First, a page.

Since Swerve sweetener is a combination of erythritol, oligosaccharides, and those mysterious natural flavors, we come at last to the main event: the sweet stuff. The corn-derived erythritol looks, tastes, and bakes just like sugar but has significantly fewer calories. On top of that, erythritol is even sweeter than sugar, up to as much as 70%.
However, like the “natural” sweeteners in Swerve, erythritol begins naturally but must be put through a manufacturing process to extract the glucose from corn, ferment it with yeast (which predigests it before it gets to you), and then crystalize it into granules. Nevertheless, it is non-GMO certified and doesn’t spike your blood sugar the way regular table sugar does.
Those with diabetes have to keep a very close watch on their blood sugar levels, and those who don’t have diabetes do too if they want to avoid becoming pre-diabetic or possibly developing type 2 diabetes. Swerve makes some pretty steep claims about having no adverse impact on blood sugar or blood glucose levels, so let’s investigate.
Erythritol has been studied in relation to pre-diabetics and was found to have no adverse effect on their blood glucose levels over the course of 2 weeks of daily consumption. Far from being detrimental, erythritol may even help improve dental health by reducing plaque and neutralizing harmful bacteria, even more so than xylitol in regards to children’s dental health. Safe for humans of all ages and in animal studies as well, erythritol comes with no red flags and a lot of benefits.
Oligosaccharides also show positive impacts on human health, especially in the area of our healthy gut flora, as seen in this 2009 study that showed inulin supplementation improved the profile of participants’ gut population in as few as 16 days. There is also evidence that inulin can help reduce insulin levels, a boon for all but especially those managing diabetes. These studies indicate that the ingredients in Swerve sweetener are not only safe, but could improve your health in multiple ways, with no side effects beyond mild digestive discomfort, and even then only when taken in large doses.
Stevia is also a sugar alternative that’s safe for kids, diabetics, pregnant women, and even pets (if they accidentally get into a tin of muffins or something). Does either one outperform the other?
Stevia comes in both refined and whole-leaf options, with the whole-leaf one being less processed and 100% natural. If getting clean food is what matters the most to you, stevia may be the better option, but it also has a slightly bitter aftertaste that for some ruins the whole point of a sugar replacement.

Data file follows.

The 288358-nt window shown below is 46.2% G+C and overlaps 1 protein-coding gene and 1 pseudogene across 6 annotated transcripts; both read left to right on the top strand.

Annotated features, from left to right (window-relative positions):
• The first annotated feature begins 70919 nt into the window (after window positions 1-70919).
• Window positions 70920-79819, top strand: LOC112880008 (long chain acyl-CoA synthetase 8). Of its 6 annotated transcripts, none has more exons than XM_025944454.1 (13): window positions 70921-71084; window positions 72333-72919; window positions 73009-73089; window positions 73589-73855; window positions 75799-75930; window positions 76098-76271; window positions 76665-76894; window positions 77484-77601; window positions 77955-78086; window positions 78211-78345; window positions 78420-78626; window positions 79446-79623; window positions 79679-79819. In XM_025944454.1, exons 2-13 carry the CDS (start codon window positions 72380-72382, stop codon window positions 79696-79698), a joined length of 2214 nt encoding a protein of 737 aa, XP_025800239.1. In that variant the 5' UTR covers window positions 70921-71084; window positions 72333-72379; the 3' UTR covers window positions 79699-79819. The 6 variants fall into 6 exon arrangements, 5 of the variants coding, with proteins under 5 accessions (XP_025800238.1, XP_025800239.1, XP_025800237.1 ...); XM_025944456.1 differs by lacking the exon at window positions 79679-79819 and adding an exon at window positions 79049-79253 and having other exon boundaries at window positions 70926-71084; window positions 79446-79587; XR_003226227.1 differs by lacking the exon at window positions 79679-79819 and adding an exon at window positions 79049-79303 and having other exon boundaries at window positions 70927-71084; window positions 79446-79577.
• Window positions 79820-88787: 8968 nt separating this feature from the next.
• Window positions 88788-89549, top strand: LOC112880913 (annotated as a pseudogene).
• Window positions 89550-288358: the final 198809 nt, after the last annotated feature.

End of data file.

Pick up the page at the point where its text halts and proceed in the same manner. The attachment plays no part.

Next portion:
Swerve sweetener, on the other hand, has superior taste and the consistency that allows it to replace sugar without any extra steps or considerations, although there are a few unknowns when it comes to the processing of ingredients. If taste and convenience are what matter most to you, Swerve may be the best choice.
That being said, there’s no reason you can’t have both in your kitchen, and use each where it’s best suited based on your recipe needs (and sweet tooth).
At the end of the day, there is no question that natural sweeteners like stevia and Swerve (erythritol) are better for your health. Artificial sweeteners have shown carcinogenic effects, detrimental gut health impacts, and time and time again are linked with weight gain, obesity, diabetes, and other dangerous metabolic disorders.
Sugar addiction is real. Whether you’re on a low-carb, low-sugar diet like keto or are just interested in maintaining better health, weening yourself from refined sugar to natural sweeteners is important. Just because you cut out processed foods doesn’t mean you have to go without cookies, cakes, and treats. You just have to make them yourself to ensure that what you’re eating isn’t hurting you.
Swerve is often found in health food stores like Whole Foods and can be easily bought online via stores like Amazon. If you’re interested in finding out for yourself just how like regular sugar it can be, Swerve sweetener could be as close as right around the corner.